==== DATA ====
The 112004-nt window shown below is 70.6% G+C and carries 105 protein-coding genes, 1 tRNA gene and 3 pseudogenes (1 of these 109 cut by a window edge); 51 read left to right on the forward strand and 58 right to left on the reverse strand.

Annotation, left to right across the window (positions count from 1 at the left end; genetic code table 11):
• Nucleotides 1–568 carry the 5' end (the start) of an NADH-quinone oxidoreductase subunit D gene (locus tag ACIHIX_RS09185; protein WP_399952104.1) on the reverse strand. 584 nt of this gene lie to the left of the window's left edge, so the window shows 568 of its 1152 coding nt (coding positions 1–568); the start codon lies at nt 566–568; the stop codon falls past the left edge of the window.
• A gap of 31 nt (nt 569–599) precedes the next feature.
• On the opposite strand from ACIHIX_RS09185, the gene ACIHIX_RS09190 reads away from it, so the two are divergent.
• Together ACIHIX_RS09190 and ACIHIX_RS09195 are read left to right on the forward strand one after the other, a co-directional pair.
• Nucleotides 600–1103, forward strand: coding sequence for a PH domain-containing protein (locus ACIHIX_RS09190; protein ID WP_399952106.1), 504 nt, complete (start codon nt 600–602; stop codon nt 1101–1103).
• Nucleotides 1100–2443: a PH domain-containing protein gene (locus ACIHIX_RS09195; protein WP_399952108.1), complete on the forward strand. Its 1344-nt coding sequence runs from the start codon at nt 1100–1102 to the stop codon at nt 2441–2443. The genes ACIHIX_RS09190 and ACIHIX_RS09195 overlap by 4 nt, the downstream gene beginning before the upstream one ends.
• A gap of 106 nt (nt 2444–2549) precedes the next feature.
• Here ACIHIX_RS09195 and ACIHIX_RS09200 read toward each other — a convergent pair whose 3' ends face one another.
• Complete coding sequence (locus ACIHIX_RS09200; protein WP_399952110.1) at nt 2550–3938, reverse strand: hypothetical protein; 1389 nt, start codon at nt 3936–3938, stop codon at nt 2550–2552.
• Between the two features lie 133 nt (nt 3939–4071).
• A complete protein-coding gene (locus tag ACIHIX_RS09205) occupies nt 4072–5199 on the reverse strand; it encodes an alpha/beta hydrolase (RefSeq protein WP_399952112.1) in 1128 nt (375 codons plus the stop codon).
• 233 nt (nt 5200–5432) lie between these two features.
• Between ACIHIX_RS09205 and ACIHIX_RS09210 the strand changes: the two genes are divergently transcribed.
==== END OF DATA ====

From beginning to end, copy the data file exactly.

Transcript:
The 112004-nt window shown below is 70.6% G+C and carries 105 protein-coding genes, 1 tRNA gene and 3 pseudogenes (1 of these 109 cut by a window edge); 51 read left to right on the forward strand and 58 right to left on the reverse strand.

Annotation, left to right across the window (positions count from 1 at the left end; genetic code table 11):
• Nucleotides 1–568 carry the 5' end (the start) of an NADH-quinone oxidoreductase subunit D gene (locus tag ACIHIX_RS09185; protein WP_399952104.1) on the reverse strand. 584 nt of this gene lie to the left of the window's left edge, so the window shows 568 of its 1152 coding nt (coding positions 1–568); the start codon lies at nt 566–568; the stop codon falls past the left edge of the window.
• A gap of 31 nt (nt 569–599) precedes the next feature.
• On the opposite strand from ACIHIX_RS09185, the gene ACIHIX_RS09190 reads away from it, so the two are divergent.
• Together ACIHIX_RS09190 and ACIHIX_RS09195 are read left to right on the forward strand one after the other, a co-directional pair.
• Nucleotides 600–1103, forward strand: coding sequence for a PH domain-containing protein (locus ACIHIX_RS09190; protein ID WP_399952106.1), 504 nt, complete (start codon nt 600–602; stop codon nt 1101–1103).
• Nucleotides 1100–2443: a PH domain-containing protein gene (locus ACIHIX_RS09195; protein WP_399952108.1), complete on the forward strand. Its 1344-nt coding sequence runs from the start codon at nt 1100–1102 to the stop codon at nt 2441–2443. The genes ACIHIX_RS09190 and ACIHIX_RS09195 overlap by 4 nt, the downstream gene beginning before the upstream one ends.
• A gap of 106 nt (nt 2444–2549) precedes the next feature.
• Here ACIHIX_RS09195 and ACIHIX_RS09200 read toward each other — a convergent pair whose 3' ends face one another.
• Complete coding sequence (locus ACIHIX_RS09200; protein WP_399952110.1) at nt 2550–3938, reverse strand: hypothetical protein; 1389 nt, start codon at nt 3936–3938, stop codon at nt 2550–2552.
• Between the two features lie 133 nt (nt 3939–4071).
• A complete protein-coding gene (locus tag ACIHIX_RS09205) occupies nt 4072–5199 on the reverse strand; it encodes an alpha/beta hydrolase (RefSeq protein WP_399952112.1) in 1128 nt (375 codons plus the stop codon).
• 233 nt (nt 5200–5432) lie between these two features.
• Between ACIHIX_RS09205 and ACIHIX_RS09210 the strand changes: the two genes are divergently transcribed.